- We have all that we need, trust to that. I didn’t really plan this project, I just knew I needed to cast on and knit something through the relocation process. I didn’t estimate yardage properly, just bought a couple of skeins and grabbed my Finnsheep leftovers from the Shackleton project. Despite running out of yarn multiple times, spinning more yarn twice, needing more fleece and more millspun yarn, at the point required in the pattern, I simply ran out of yarn with no hope of more. There were no more skeins of Shilasdair to be had, no more of that fleece to be had. I had enough to finish but no more.
Before I got sick, before I started my thesis, I bought a big Gotland fleece from the Granite Haven Open Day. These Open Days are wonderful events, the shearing shed is stacked full of beautiful fleeces, the smell of lanolin is intoxicating, the eucalypts shimmer and the place is packed with excited spinners, knitters and felters.
My intention was to spin up enough yarn to make the Abrams’s Bridge Cardigan by Mer Stevens from Pom Pom Quarterly Autumn 2015 which I have had my eye on well, since Autumn 2015! Stevens used Heirloom Romney by Fancy Tiger Crafts for this design.
The yarn is worsted weight yarn with a woolly loft made from long wool Romney sheep known for their lustre. The Gotland seemed a good choice for producing a yarn that would have similar qualities to that used by the designer.
I sampled some different approaches and worked out what I wanted. To get the loft, I flick carded the Gotland locks and spun them from the fold with a short forwards draw letting some twist into the drafting zone. I plied these a little firmer than I usually would as I want this to be a durable cardigan. For geeky details, the singles were spun on an 8:1 whorl and 2 singles plied on the 11.5:1 whorl at a rate of 2 inches per treadle and I have ended up with a yarn around 6 WPI and 6 TPI.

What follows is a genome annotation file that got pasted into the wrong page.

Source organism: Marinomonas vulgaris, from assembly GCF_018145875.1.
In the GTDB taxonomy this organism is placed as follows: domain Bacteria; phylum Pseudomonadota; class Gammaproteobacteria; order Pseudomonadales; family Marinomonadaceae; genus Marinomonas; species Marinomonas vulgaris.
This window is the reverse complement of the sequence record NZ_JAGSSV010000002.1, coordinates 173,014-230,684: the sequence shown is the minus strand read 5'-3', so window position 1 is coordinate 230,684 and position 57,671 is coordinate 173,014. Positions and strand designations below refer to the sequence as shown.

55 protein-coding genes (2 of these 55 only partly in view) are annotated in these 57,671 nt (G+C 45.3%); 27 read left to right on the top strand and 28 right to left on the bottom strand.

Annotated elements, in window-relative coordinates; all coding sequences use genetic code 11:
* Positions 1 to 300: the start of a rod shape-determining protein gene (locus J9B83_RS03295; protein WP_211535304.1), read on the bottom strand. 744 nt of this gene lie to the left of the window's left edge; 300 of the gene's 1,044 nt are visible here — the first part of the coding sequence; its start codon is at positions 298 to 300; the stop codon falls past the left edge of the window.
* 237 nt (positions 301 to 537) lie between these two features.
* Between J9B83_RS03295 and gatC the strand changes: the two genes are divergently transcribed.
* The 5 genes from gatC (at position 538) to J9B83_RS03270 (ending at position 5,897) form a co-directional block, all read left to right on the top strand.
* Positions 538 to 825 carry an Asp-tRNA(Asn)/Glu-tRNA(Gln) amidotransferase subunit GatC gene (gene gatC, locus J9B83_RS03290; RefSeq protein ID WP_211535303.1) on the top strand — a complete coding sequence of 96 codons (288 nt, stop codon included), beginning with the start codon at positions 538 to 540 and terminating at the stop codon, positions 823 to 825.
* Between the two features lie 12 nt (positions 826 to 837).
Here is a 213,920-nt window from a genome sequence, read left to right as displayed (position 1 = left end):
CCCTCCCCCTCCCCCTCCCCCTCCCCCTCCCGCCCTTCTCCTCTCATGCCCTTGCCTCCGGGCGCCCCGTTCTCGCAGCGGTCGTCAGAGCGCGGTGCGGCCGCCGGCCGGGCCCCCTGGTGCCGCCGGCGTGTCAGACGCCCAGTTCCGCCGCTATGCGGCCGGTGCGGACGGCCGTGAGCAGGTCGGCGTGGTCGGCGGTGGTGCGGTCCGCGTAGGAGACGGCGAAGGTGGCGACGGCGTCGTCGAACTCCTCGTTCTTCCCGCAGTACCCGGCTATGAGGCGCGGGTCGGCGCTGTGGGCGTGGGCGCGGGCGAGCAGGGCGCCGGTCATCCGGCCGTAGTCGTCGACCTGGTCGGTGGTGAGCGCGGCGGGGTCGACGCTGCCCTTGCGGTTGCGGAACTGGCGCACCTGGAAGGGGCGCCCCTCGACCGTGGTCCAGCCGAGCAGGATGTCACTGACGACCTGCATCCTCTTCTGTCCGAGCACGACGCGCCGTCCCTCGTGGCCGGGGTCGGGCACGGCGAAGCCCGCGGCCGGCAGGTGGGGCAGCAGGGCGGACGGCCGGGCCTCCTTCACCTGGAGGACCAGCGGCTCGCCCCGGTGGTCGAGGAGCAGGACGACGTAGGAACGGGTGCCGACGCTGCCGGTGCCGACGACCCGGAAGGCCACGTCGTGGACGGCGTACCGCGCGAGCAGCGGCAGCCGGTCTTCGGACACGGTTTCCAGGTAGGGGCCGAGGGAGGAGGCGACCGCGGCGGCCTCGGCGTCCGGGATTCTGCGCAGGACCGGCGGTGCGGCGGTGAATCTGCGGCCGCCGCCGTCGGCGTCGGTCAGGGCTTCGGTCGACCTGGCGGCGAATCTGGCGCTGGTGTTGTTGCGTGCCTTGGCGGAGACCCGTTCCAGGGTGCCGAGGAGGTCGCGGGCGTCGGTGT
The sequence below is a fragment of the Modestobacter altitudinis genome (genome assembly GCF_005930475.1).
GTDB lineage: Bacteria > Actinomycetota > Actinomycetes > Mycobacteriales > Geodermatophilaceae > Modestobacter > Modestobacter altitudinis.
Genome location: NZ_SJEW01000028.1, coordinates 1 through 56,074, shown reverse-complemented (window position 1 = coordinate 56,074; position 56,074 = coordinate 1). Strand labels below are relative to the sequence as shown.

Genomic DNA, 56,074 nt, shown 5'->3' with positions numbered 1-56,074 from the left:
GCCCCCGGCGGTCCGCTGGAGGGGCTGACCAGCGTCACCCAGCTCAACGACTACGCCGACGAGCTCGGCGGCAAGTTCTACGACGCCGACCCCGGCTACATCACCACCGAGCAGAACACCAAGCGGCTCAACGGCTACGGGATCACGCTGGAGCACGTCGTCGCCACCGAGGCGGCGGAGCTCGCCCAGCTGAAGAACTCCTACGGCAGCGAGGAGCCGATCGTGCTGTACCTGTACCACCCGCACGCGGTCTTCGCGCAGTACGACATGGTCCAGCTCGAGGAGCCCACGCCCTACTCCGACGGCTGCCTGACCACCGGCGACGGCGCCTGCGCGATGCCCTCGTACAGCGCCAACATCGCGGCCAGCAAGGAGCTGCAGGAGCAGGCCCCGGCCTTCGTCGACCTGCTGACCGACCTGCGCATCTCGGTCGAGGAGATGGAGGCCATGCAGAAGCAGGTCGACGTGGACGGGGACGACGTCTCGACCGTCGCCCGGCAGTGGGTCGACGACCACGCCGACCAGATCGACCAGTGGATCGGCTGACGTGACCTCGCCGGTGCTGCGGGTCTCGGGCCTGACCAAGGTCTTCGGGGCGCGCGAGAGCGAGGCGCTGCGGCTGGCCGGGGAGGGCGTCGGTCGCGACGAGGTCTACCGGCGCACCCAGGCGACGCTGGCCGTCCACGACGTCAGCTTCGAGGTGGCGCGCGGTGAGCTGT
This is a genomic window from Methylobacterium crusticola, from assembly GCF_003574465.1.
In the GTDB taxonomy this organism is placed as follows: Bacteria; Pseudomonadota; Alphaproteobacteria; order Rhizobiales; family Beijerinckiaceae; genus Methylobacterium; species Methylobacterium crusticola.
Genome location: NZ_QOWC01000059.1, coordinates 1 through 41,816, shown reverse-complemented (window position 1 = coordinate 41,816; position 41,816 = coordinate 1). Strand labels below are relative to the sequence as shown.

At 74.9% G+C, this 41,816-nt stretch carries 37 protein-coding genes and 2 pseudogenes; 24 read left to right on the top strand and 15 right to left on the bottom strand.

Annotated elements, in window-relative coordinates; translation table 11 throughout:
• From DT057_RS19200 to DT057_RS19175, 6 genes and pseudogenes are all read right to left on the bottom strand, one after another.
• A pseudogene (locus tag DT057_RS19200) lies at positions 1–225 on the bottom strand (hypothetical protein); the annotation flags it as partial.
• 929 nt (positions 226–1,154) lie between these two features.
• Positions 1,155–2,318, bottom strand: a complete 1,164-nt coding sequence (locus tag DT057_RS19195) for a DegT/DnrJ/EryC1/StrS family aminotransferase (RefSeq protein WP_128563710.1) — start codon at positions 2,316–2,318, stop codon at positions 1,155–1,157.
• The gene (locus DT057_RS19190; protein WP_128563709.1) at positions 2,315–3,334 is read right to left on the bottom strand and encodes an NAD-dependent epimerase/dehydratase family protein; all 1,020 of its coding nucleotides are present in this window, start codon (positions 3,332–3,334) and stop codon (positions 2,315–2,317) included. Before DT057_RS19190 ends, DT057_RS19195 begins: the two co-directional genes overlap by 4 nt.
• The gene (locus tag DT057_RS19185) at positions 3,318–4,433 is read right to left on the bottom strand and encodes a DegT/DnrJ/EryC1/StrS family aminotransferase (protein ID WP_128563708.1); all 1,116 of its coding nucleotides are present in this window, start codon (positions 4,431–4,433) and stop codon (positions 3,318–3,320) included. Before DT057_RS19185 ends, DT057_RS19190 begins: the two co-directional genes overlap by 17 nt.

Granite Haven Open Day is this weekend, just near Euroa. Check out their facebook for details. Go and get some lovely Gotland!
I wish I could spin and knit faster. There are so many things I want to try out for the Tuff Socks Naturally Project. This project is a collaborative project exploring durable, non nylon, non superwash alternatives to the standard sock yarns and fibres around at the moment. It is an open project, so please join in at anytime with socks, ideas or fibre suggestions.
The Remade Spindle Socks constitute the first pair of socks for this project and I have just finished spinning for my second sock, like the first but with mohair reinforcing. This pair of socks will knitted from the same Corriedale x Ryeland x Finn fleece from Lucinvale Fleeces, spun into a 3 ply worsted sock (high twist) yarn. I was pleased with the spinning but I needed to be more consistent in the plying as I haven’t got quite the high twist I wanted throughout the skein. The difference between the two pairs is that these will be reinforced at heels and toes with a mohair laceweight yarn that I have spun from 5th clip mohair from Mohair Rare.